George Conway Reminds Rudy Giuliani About his Miranda Rights After Trump's Lawyer Attacks John Bolton

George Conway had some advice for President Donald Trump's personal lawyer Rudy Giuliani on Tuesday morning, tweeting out a list of Miranda Rights and suggesting the former New York City mayor read them.

"We know you're not in custody (yet), but you may find nos. 1, 2, and 5 below highly advisable nonetheless," Conway, an attorney and staunch Trump critic despite being married to the president's senior counselor Kellyanne Conway, posted to Twitter.

The specific rights Conway highlighted from the list include: 1) You have the right to remain silent, 2) anything you say can and will be used against you in a court of law and 5) you can decide at any time to exercise these rights and not answer any questions or make any statements.

.@RudyGiuliani: We know you’re not in custody (yet), but you may find nos. 1, 2, and 5 below highly advisable nonetheless.

— George Conway (@gtconway3d) October 15, 2019

Conway shared his advice with a retweet of comments from Giuliani about Trump's former National Security Adviser John Bolton. The ex-White House official, who departed from the Trump administration last month, reportedly called Giuliani "a hand grenade" and strongly objected to his efforts, on behalf of the president, to pressure Ukraine to investigate unsubstantiated allegations against former Vice President Joe Biden and a debunked conspiracy theory regarding Democrats and the 2016 election.

The tweet shared by Conway came from NBC News White House correspondent Kristen Welker and included a response to Bolton's criticism from Giuliani. "@RudyGiuliani on Bolton calling him a 'hand grenade.' RG: 'I'm very disappointed that his bitterness drives him to attack a friend falsely...It's really ironic that John Bolton is calling anyone else a hand grenade. When John is described by many as an atomic bomb,'" the original tweet read.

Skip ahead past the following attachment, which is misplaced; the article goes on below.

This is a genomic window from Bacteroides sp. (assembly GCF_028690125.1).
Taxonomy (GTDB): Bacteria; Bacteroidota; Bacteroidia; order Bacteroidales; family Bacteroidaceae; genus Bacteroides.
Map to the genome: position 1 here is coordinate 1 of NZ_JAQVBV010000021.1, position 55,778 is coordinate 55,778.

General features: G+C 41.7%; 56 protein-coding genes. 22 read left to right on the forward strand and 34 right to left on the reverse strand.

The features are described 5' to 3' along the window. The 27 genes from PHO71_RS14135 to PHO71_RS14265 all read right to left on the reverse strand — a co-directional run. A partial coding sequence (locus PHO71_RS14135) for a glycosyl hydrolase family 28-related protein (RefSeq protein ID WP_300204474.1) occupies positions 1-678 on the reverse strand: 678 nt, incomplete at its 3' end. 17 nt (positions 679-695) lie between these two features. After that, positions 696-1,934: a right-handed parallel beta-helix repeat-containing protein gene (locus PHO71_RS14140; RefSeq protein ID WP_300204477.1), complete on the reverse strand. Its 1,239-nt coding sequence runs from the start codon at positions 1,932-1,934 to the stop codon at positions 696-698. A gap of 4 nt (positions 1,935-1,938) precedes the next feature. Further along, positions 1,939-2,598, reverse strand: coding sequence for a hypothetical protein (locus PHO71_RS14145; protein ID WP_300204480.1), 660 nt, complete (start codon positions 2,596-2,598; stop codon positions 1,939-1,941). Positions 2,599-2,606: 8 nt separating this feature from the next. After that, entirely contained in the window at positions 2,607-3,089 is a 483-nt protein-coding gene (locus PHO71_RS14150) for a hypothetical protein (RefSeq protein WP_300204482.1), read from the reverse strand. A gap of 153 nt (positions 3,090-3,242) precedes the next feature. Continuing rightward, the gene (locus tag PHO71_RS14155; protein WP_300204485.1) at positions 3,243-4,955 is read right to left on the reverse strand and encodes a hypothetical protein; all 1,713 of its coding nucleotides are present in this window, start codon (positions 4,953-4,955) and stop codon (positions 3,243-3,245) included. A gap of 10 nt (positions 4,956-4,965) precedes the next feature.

Giuliani's work for Trump is at the center of a fast-moving impeachment inquiry started by Democrats in the House of Representatives last month. The inquiry was formally launched after an anonymous government whistleblower raised concerns about the president's repeated efforts to pressure Ukrainian officials to launch an investigation that could damage his political rival, Democratic presidential candidate Biden. Giuliani traveled to Ukraine on Trump's behalf to dig up dirt on Biden and to push Ukrainian officials to probe a debunked conspiracy theory that Democrats worked with the Eastern European nation to interfere in the 2016 presidential election.

Lev Parnas and Igor Fruman, two associates of Giuliani who assisted him in his efforts with Ukraine, were arrested last week on charges of violating campaign finance laws. They were detained at the airport as they attempted to leave the country with one-way tickets after they'd had lunch with Giuliani at the Trump International Hotel in Washington, D.C.

Rudy Giuliani
Rudy Giuliani, former mayor of New York City, speaks to the Organization of Iranian American Communities outside the United Nations headquarters in New York on September 24 ANGELA WEISS/AFP/Getty

Giuliani told Reuters on Monday that he had been paid $500,000 for work he did on behalf of a company owned by Parnas. According to the president's lawyer, the Florida-based company, called Fraud Guarantee, hired him in August 2018 to consult on its technologies as well as to provide legal advice in regards to regulatory issues. The New York Times had previously reported that Parnas had told associates he'd paid Giuliani hundreds of thousands of dollars for his services.

While Kellyanne Conway is one of Trump's most iconic defenders, regularly appearing before reporters and on Fox News to defend White House policies, her husband trashes the president and his associates on a near daily basis via Twitter. In an interview with Preet Bharara, a former U.S. Attorney for the Southern District of New York, on the Stay Tuned With Preet podcast last week, Conway urged Democrats to move quickly to impeach Trump.

"I think they need to do it in the next several weeks," he said.